The US has nominated Jim Yong Kim, the president of Dartmouth College and a prominent health expert, to head the World Bank, a US official has said.
The successful candidate in the race will succeed World Bank president Robert Zoellick, who in February announced his intention to step down at the end of his term in June.
The Korean-born Kim is a physician by training and a prominent figure in global health and development circles.
Officials believe his experience will help counter criticism from developing countries that have grown weary of the US stranglehold on the World Bank presidency.
Barack Obama, the US president, took a strong personal interest in filling the World Bank vacancy after Zoellick’s announcement to quit.
Obama and his advisers considered more than a dozen candidates, including well-known figures in the administration including Hillary Clinton, the secretary of state, and Victoria Nuland, the state department spokeswoman.
The 187-nation the International Bank for Reconstruction and Development, popularly called as World Bank, focuses on fighting poverty and promoting development.
It is a leading source of development loans for countries seeking financing to build dams, roads and other infrastructure projects.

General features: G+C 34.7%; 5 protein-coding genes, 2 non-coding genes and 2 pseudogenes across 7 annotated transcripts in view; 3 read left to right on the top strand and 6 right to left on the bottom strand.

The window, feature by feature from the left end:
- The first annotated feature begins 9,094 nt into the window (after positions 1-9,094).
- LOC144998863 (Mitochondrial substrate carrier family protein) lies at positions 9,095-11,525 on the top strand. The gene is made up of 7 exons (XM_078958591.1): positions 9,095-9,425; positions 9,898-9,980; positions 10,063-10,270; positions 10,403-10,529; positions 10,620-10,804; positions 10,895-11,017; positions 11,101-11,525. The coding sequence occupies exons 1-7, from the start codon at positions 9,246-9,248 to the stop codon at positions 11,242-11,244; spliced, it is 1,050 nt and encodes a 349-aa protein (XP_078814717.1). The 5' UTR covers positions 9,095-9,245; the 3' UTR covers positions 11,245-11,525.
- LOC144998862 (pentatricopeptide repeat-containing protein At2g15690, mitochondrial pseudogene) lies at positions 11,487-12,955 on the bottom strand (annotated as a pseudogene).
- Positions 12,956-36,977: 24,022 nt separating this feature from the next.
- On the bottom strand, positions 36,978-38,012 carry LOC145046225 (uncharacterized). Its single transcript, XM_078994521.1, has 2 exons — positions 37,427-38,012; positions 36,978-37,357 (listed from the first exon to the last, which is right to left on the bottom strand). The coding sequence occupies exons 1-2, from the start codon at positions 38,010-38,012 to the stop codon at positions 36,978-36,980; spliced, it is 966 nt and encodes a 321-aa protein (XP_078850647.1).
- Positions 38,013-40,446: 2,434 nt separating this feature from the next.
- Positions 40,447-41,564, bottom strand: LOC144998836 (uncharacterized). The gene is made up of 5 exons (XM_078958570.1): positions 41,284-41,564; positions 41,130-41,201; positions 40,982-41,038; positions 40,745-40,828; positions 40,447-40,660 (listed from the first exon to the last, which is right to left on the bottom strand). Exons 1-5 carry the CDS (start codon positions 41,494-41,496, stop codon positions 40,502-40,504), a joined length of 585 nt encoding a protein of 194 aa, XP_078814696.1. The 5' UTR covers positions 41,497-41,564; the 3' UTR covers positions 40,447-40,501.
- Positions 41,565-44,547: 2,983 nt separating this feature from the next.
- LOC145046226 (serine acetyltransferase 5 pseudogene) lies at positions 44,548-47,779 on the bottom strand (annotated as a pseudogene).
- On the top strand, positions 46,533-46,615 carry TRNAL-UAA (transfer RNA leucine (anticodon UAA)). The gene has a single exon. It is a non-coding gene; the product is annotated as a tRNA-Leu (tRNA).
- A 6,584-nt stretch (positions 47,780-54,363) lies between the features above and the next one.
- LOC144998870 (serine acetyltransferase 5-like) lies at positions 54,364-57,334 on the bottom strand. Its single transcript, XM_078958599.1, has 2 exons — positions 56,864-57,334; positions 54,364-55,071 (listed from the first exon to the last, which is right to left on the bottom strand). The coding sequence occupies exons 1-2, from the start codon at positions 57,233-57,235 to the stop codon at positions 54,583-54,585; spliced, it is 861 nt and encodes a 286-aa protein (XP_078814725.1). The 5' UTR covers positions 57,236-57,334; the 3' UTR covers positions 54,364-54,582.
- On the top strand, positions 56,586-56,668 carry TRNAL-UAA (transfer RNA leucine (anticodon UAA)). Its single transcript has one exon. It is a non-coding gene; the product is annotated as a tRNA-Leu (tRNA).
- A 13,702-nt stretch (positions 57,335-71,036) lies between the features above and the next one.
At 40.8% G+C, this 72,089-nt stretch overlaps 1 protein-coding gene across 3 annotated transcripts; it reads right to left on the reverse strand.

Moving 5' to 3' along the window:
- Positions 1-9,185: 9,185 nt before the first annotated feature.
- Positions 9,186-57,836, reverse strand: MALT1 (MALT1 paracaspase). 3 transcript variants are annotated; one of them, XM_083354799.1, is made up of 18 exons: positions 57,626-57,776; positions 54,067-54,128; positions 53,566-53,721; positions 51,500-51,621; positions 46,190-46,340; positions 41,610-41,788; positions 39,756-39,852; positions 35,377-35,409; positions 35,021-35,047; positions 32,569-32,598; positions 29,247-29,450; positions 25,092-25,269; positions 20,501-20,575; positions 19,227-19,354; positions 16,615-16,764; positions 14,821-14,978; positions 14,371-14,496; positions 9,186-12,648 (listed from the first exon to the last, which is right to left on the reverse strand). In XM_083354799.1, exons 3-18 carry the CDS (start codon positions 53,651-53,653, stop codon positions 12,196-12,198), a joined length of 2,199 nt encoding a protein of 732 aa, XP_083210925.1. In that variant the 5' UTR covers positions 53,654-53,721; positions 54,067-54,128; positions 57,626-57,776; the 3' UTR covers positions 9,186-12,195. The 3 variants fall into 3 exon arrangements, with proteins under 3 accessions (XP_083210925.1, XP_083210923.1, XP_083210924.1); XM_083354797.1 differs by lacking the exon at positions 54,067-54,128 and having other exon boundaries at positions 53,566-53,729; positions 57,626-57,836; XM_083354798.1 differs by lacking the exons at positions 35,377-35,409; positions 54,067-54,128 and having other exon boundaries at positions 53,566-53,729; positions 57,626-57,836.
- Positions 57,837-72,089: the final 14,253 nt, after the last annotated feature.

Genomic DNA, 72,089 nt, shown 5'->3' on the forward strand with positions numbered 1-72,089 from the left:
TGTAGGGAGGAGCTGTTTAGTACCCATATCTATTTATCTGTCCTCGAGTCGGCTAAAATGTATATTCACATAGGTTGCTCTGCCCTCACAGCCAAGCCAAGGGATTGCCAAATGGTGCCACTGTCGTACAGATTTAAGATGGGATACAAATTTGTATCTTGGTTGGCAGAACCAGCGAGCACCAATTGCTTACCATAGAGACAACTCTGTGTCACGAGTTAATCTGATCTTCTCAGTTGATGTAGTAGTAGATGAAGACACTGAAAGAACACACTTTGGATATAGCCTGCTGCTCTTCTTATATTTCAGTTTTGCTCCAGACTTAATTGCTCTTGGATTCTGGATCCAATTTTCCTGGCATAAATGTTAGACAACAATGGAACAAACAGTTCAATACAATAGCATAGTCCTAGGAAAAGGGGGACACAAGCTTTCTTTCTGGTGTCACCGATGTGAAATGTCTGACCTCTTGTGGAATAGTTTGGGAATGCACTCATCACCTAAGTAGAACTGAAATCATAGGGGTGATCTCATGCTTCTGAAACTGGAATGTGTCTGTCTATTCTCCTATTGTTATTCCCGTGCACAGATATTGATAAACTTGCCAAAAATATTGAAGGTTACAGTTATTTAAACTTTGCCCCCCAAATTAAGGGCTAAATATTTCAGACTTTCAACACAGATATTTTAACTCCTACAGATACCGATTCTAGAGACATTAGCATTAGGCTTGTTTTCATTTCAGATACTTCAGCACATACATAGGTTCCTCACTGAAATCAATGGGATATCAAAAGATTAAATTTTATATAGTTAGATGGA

Since its founding in 1944, the World Bank always has been headed by an American. Developing countries have long sought to gain more power in the World Bank as well as its sister lending organization, the International Monetary Fund, which always has been headed by a European.
While US and European officials have voiced support for efforts to diversify the selection process, the status quo remains, with France's Christine Lagarde holding the top spot at the IMF and Kim's candidacy for World Bank president all but certain to prevail.
The actual selection will be made next month by the World Bank's 25-member executive board. The United States, as the world's largest economy, has the largest percentage of the votes.
Developing nations are expected to put forward as many as three candidates, including Jose Antonio Ocampo, a Columbia University professor who had been finance minister for Colombia, and Ngozi Okonjo-Iweala, Nigeria's finance minister.
Economist Jeffrey Sachs, the director of Columbia University's Earth Institute, has openly campaigned for the World Bank post, saying the position should be filled by an expert in development issues.
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|William T. Hathaway|